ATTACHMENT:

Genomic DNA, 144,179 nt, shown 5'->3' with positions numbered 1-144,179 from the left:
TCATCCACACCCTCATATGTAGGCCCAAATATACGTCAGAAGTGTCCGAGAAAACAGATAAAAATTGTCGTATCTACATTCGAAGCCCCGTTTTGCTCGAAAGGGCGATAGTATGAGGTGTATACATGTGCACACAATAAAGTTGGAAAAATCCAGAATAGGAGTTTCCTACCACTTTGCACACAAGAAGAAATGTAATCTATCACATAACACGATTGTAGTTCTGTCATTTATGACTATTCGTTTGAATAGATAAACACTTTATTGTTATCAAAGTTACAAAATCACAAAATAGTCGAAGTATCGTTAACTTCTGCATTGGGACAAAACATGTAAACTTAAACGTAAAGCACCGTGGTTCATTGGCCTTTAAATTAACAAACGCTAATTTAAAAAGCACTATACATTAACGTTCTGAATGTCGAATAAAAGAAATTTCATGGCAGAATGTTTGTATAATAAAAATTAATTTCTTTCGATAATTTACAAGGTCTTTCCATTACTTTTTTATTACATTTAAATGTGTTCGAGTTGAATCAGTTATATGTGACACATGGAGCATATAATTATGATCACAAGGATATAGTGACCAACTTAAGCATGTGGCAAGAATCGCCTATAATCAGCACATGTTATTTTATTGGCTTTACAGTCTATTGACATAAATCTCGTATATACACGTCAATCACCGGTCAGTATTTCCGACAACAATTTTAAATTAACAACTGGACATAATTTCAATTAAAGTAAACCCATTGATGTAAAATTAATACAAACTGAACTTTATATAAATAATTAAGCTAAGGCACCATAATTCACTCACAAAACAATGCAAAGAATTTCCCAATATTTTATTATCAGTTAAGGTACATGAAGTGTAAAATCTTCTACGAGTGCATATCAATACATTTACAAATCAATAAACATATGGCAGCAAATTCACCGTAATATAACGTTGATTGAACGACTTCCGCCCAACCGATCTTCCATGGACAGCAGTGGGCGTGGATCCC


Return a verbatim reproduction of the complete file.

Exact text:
Genomic DNA, 144,179 nt, shown 5'->3' with positions numbered 1-144,179 from the left:
TCATCCACACCCTCATATGTAGGCCCAAATATACGTCAGAAGTGTCCGAGAAAACAGATAAAAATTGTCGTATCTACATTCGAAGCCCCGTTTTGCTCGAAAGGGCGATAGTATGAGGTGTATACATGTGCACACAATAAAGTTGGAAAAATCCAGAATAGGAGTTTCCTACCACTTTGCACACAAGAAGAAATGTAATCTATCACATAACACGATTGTAGTTCTGTCATTTATGACTATTCGTTTGAATAGATAAACACTTTATTGTTATCAAAGTTACAAAATCACAAAATAGTCGAAGTATCGTTAACTTCTGCATTGGGACAAAACATGTAAACTTAAACGTAAAGCACCGTGGTTCATTGGCCTTTAAATTAACAAACGCTAATTTAAAAAGCACTATACATTAACGTTCTGAATGTCGAATAAAAGAAATTTCATGGCAGAATGTTTGTATAATAAAAATTAATTTCTTTCGATAATTTACAAGGTCTTTCCATTACTTTTTTATTACATTTAAATGTGTTCGAGTTGAATCAGTTATATGTGACACATGGAGCATATAATTATGATCACAAGGATATAGTGACCAACTTAAGCATGTGGCAAGAATCGCCTATAATCAGCACATGTTATTTTATTGGCTTTACAGTCTATTGACATAAATCTCGTATATACACGTCAATCACCGGTCAGTATTTCCGACAACAATTTTAAATTAACAACTGGACATAATTTCAATTAAAGTAAACCCATTGATGTAAAATTAATACAAACTGAACTTTATATAAATAATTAAGCTAAGGCACCATAATTCACTCACAAAACAATGCAAAGAATTTCCCAATATTTTATTATCAGTTAAGGTACATGAAGTGTAAAATCTTCTACGAGTGCATATCAATACATTTACAAATCAATAAACATATGGCAGCAAATTCACCGTAATATAACGTTGATTGAACGACTTCCGCCCAACCGATCTTCCATGGACAGCAGTGGGCGTGGATCCC